'So far, so good' for Xi's British visit
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Heaven knows what President Xi thought when he was faced with a dalek from Dr Who and a smouldering love scene on the set of the TV series Poldark.
He must have wondered what eccentric episode was coming next from this odd island people.
At least their rain was predictable. He'd been warned that the golden autumn sunlight that blessed his carriage ride down the Mall couldn't last, and at least the weather gods smiled on him for the pageantry pictures that will go in the national photo album.
In fact, overall, "So far so good" is the feeling in the Chinese camp, with President Xi about halfway through his state visit. There are one or two small clouds, like the decision by the Prince of Wales to stay away from the state banquet at Buckingham Palace.
But at least that was flagged up well in advance so that back in Beijing, China's Ministry of Foreign Affairs had plenty of time to calibrate the chill factor for its frosty response to a reporter's question:
Xi Jinping and David Cameron at press conferenceImage copyrightReuters
"Certainly Prince Charles would have had his reasons for not attending the banquet. China will not lightly say this is, to use your wording, rude… President Xi had friendly discussions with the parents of Prince Charles."
Harder to handle was steel. With the British media awash with indignation about job losses in the UK steel industry, due in part to cheap Chinese imports, steel was inevitably going to come up in discussion.
Sigh of relief
But while part of the Xi Jinping image is the folksy man of the people, the other part is the Chinese patriot with iron in his soul. In his brief Downing St encounter with the press, he refused to take responsibility for British job losses, insisting that China was also a victim of global overcapacity.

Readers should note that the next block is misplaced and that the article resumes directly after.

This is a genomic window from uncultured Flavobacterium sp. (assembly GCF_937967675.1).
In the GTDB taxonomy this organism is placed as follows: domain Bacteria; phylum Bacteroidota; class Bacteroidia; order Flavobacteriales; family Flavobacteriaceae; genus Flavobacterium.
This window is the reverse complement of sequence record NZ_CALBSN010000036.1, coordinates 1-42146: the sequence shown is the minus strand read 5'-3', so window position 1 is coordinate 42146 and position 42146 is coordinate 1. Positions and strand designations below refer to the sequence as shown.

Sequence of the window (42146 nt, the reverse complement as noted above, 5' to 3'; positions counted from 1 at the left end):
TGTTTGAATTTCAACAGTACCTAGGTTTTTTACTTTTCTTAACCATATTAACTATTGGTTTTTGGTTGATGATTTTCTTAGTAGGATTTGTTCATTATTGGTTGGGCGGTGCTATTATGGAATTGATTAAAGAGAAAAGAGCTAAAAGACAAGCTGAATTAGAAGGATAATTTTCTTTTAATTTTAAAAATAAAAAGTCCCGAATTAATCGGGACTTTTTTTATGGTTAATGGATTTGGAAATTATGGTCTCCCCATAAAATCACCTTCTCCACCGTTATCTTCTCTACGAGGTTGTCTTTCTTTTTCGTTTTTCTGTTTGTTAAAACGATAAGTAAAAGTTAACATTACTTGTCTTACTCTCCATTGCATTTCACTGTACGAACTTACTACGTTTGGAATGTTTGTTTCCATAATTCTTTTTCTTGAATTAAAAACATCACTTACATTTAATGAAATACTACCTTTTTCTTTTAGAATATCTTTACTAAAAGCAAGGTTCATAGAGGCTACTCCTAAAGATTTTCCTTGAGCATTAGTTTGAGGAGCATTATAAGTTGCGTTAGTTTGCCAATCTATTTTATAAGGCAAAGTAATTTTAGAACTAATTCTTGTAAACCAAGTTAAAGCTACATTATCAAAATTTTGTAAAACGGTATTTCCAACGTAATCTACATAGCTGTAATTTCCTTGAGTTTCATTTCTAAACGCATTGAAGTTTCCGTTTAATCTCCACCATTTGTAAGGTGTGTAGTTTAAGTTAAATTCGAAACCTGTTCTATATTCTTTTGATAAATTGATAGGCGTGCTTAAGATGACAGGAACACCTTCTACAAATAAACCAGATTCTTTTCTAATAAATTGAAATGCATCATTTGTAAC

Here too, the legions of Chinese officials following the President around breathed a sigh of relief. They often tell me they find the British press frightening and outrageous, and certainly the Westminster press pack are far less biddable than their Chinese counterparts.
That means a quite unspeakable level of risk to a Chinese official whose career stands or falls on the perfect choreography of a car journey across Beijing let alone a state visit.
President Xi does not hold news conferences at home, and has never given anything other than a written interview with the western media. So it was interesting to me to see him up close.
He looked comfortable at the lectern, smiling patiently across the heads of scribbling reporters as he batted away the one question permitted from a British reporter on human rights.
"We combine the universal value of human rights with China's reality… looking around the world we know that there is always room for improvement. All countries need to continuously improve and strengthen human rights protection."
And after this briefest of nods towards the host country's traditions on freedom of speech, the President and his delegation swept smartly out of the visit's major danger zone and got back to the agenda they prefer, turning the so called golden era in UK China relations into a win-win gold rush for both sides.
That means hard cash rewards for the hosts in the shape of a slew of business deals, and the glitter of another banquet for the guest, this time with Britain's great and good in the City of London.
Date: 2015-12-21
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